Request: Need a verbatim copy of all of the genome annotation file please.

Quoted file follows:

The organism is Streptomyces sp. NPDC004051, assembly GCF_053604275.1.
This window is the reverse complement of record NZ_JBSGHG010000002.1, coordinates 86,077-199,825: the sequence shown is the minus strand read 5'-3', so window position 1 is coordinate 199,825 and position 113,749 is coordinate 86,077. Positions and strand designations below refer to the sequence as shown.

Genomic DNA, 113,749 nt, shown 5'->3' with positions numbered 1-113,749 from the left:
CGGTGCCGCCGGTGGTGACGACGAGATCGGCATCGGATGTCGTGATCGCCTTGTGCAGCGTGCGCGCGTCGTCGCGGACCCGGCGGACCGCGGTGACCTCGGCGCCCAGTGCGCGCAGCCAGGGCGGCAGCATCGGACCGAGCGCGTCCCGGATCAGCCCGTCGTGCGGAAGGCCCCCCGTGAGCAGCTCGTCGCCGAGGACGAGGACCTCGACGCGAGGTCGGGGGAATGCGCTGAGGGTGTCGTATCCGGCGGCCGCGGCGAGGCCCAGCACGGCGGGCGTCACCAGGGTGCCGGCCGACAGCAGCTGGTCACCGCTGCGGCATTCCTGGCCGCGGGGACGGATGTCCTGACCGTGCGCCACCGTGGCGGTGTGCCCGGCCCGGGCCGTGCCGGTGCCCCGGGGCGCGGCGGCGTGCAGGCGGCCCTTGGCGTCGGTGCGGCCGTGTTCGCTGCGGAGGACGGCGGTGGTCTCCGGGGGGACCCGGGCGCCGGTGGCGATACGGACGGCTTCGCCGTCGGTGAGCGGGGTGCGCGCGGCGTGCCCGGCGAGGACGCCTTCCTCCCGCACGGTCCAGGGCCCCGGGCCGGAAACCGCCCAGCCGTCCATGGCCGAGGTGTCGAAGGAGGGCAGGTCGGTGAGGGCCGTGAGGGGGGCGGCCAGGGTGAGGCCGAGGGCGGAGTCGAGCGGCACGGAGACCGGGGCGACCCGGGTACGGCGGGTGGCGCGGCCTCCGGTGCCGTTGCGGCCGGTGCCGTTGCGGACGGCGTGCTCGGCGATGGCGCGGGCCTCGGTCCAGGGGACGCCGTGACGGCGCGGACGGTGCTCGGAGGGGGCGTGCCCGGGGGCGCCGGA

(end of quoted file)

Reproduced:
The organism is Streptomyces sp. NPDC004051, assembly GCF_053604275.1.
This window is the reverse complement of record NZ_JBSGHG010000002.1, coordinates 86,077-199,825: the sequence shown is the minus strand read 5'-3', so window position 1 is coordinate 199,825 and position 113,749 is coordinate 86,077. Positions and strand designations below refer to the sequence as shown.

Genomic DNA, 113,749 nt, shown 5'->3' with positions numbered 1-113,749 from the left:
CGGTGCCGCCGGTGGTGACGACGAGATCGGCATCGGATGTCGTGATCGCCTTGTGCAGCGTGCGCGCGTCGTCGCGGACCCGGCGGACCGCGGTGACCTCGGCGCCCAGTGCGCGCAGCCAGGGCGGCAGCATCGGACCGAGCGCGTCCCGGATCAGCCCGTCGTGCGGAAGGCCCCCCGTGAGCAGCTCGTCGCCGAGGACGAGGACCTCGACGCGAGGTCGGGGGAATGCGCTGAGGGTGTCGTATCCGGCGGCCGCGGCGAGGCCCAGCACGGCGGGCGTCACCAGGGTGCCGGCCGACAGCAGCTGGTCACCGCTGCGGCATTCCTGGCCGCGGGGACGGATGTCCTGACCGTGCGCCACCGTGGCGGTGTGCCCGGCCCGGGCCGTGCCGGTGCCCCGGGGCGCGGCGGCGTGCAGGCGGCCCTTGGCGTCGGTGCGGCCGTGTTCGCTGCGGAGGACGGCGGTGGTCTCCGGGGGGACCCGGGCGCCGGTGGCGATACGGACGGCTTCGCCGTCGGTGAGCGGGGTGCGCGCGGCGTGCCCGGCGAGGACGCCTTCCTCCCGCACGGTCCAGGGCCCCGGGCCGGAAACCGCCCAGCCGTCCATGGCCGAGGTGTCGAAGGAGGGCAGGTCGGTGAGGGCCGTGAGGGGGGCGGCCAGGGTGAGGCCGAGGGCGGAGTCGAGCGGCACGGAGACCGGGGCGACCCGGGTACGGCGGGTGGCGCGGCCTCCGGTGCCGTTGCGGCCGGTGCCGTTGCGGACGGCGTGCTCGGCGATGGCGCGGGCCTCGGTCCAGGGGACGCCGTGACGGCGCGGACGGTGCTCGGAGGGGGCGTGCCCGGGGGCGCCGGA